The United States has accused China and Russia of bearing “unique and special responsibility” for North Korea’s “belligerent” pursuit of nuclear weapons, after Pyongyang tested its latest ballistic missile.
North Korea conducted its second intercontinental ballistic missile (ICBM) test late on Friday in what it called a warning to the “beast-like US imperialists”. It came less than a month after its first such experiment, on 4 July.
The test-launch sent “a grave warning to the US” that it “would not go scot-free if it dares provoke” the North, Pyongyang’s official news agency, KCNA, said in a statement.
“If the Yankees brandish the nuclear stick on this land again despite our repeated warnings, we will clearly teach them manners,” KCNA warned.
The news agency described Pyongyang’s weapons programs as a “precious strategic asset that cannot be bartered for anything” and an indication of the country’s “tremendous might”.
The US secretary of state, Rex Tillerson, hit back on Saturday, describing North Korea’s launch as a “blatant violation” of multiple UN security council resolutions.
Tillerson also pointed the finger of blame at Beijing and Moscow.
“As the principal economic enablers of North Korea’s nuclear weapon and ballistic missile development program, China and Russia bear unique and special responsibility for this growing threat to regional and global stability,” he said in a statement.
Tillerson’s comments are sure to anger Russia and China. Earlier this month Beijing rejected claims from US president Donald Trump that it had a responsibility to do more to rein in its ally. “I think this either shows lack of a full, correct knowledge of the issue, or there are ulterior motives for it, trying to shift responsibility,” Geng Shuang, a foreign ministry spokesman, told reporters.
On Saturday, China’s foreign ministry made no reference to Tillerson’s comments but called on Pyongyang “to respect United Nations security council resolutions and stop all acts that could worsen tensions on the Korean peninsula”.
China also “urged all the relevant parties to act with caution” to prevent the situation from escalating, the ministry added, parroting previous language on the issue.
Bonnie Glaser, the director of the China power project at the Center for Strategic and International Studies (CSIS) thinktank in Washington, said Kim Jong-un’s latest test – of a missile some experts said had the capacity to reach New York – would increase Chinese fears of a US strike against the North.
“I suspect that the Chinese are going to be worried about the possibility of a US military strike on North Korea going forward … The Chinese can’t rule out the Trump ‘unpredictability’ factor,” she said.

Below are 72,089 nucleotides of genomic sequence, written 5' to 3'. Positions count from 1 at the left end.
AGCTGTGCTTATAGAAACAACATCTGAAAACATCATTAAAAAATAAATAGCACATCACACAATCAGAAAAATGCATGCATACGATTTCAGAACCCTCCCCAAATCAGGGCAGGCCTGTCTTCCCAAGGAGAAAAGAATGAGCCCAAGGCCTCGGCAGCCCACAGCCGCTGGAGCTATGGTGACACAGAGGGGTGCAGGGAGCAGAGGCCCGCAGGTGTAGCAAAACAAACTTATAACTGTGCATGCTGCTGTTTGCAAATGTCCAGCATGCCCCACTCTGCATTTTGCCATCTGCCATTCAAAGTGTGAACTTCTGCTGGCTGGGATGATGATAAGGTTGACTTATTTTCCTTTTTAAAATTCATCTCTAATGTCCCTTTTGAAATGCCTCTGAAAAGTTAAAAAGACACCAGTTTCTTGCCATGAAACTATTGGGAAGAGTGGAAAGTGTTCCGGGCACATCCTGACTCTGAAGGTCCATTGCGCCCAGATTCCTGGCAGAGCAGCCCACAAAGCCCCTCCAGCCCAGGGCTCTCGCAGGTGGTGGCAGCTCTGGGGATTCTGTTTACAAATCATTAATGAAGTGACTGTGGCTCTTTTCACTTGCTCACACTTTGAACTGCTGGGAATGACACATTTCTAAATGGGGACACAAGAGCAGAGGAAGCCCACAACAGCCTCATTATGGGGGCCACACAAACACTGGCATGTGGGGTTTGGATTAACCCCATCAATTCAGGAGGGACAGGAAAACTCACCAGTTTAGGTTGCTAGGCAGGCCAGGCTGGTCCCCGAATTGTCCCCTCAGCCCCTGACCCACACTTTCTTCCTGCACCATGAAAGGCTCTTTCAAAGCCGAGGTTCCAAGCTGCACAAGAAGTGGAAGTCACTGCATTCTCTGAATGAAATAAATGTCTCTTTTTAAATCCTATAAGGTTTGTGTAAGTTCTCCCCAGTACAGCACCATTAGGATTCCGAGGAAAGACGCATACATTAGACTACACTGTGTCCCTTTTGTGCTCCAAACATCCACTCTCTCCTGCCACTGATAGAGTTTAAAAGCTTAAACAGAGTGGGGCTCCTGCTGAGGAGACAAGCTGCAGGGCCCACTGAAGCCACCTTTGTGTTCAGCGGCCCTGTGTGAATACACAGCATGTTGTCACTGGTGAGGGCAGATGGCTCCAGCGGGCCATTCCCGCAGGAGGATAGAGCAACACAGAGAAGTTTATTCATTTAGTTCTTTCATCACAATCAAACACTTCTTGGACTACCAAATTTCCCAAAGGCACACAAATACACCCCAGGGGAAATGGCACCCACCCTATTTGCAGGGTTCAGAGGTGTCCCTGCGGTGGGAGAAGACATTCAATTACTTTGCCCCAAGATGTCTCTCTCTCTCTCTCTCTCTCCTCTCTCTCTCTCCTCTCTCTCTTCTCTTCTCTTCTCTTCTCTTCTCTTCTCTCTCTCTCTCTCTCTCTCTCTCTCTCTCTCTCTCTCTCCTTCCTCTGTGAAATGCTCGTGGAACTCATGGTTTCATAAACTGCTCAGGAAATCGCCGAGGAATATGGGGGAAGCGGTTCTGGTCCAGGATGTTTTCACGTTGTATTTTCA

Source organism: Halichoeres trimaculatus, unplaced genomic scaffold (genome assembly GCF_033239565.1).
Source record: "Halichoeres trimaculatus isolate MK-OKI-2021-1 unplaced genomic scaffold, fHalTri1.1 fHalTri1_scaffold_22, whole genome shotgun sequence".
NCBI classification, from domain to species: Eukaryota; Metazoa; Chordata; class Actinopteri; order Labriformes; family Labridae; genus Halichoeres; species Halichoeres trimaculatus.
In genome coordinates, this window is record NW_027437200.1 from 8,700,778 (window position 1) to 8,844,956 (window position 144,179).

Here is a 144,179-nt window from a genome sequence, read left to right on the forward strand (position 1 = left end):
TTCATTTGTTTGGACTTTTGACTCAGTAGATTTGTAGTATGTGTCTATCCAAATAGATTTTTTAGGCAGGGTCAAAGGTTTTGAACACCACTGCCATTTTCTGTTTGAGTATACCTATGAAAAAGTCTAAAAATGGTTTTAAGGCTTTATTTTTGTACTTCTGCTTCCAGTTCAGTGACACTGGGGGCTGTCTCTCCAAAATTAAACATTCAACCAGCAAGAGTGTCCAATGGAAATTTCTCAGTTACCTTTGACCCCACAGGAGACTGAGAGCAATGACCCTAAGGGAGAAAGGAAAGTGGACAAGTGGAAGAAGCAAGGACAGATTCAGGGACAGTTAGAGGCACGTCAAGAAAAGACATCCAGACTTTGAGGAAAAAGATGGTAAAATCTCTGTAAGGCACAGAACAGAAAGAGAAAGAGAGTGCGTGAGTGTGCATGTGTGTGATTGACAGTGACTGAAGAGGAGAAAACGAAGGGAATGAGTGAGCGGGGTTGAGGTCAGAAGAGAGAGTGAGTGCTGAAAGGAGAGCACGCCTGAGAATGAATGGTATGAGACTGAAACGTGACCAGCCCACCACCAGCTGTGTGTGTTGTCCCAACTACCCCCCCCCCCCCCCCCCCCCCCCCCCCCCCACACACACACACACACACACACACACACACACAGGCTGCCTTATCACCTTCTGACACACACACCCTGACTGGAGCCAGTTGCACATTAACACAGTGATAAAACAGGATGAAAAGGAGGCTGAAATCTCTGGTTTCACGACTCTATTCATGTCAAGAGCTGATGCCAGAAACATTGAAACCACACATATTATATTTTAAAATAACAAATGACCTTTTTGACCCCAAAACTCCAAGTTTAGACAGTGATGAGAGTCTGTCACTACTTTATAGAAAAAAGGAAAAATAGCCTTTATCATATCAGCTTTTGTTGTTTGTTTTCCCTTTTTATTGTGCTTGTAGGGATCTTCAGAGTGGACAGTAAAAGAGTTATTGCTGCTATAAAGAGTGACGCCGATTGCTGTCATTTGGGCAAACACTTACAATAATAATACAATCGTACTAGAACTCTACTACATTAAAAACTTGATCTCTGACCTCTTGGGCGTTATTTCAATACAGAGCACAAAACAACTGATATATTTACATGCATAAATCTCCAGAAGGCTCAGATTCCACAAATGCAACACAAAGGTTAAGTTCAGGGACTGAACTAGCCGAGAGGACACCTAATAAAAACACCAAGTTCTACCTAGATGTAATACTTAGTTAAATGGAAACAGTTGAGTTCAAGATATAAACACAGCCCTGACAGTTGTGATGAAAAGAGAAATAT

Last week the US’s top military officer told a security forum in Aspen, Colorado that conflict with North Korea was not “unimaginable”.
“What’s unimaginable to me is allowing a capability that would allow a nuclear weapon to land in Denver, Colorado – that’s unimaginable to me. And so my job will be to develop military options to make sure that doesn’t happen,” said Gen Joseph Dunford, the chairman of the joint chiefs of staff.
Glaser said it was hard to predict whether Trump’s White House was genuinely pondering such military options, which might include attempting to destroy a North Korean missile on the launch pad before it it was fired. But following Friday’s test, calls for a return to negotiations appeared increasingly unrealistic. “Diplomacy seems very unlikely at present.”
Jeffrey Lewis, a North Korea specialist at the Middlebury institute of international studies, said he believed a military strike against North Korea had become unthinkable in the light of the ICBM tests, which showed Pyongyang could hit targets on US soil by launching missiles from unexpected locations and at unexpected times.
“The North Koreans wanted to demonstrate that … if there was a war they could definitely launch [missiles] in the dead of night from some place we don’t expect so we wouldn’t have a chance to fire at them before they got off the ground.”
“What I think this changes is that it forces the US to confront something that we have said for a long-time is unacceptable … [that] they can target New York and LA and there is not much we can do about it.”
“The window for [military action] has closed. People are jumping up and down and screaming [in Washington] not because they are getting ready to attack but because they don’t really have that option any more and they accept that it has gone,” Lewis added.
“Attacking a nuclear-armed state is usually a bad idea – which is why countries build nuclear weapons. That is kind of the appeal.”
By Tom Phillips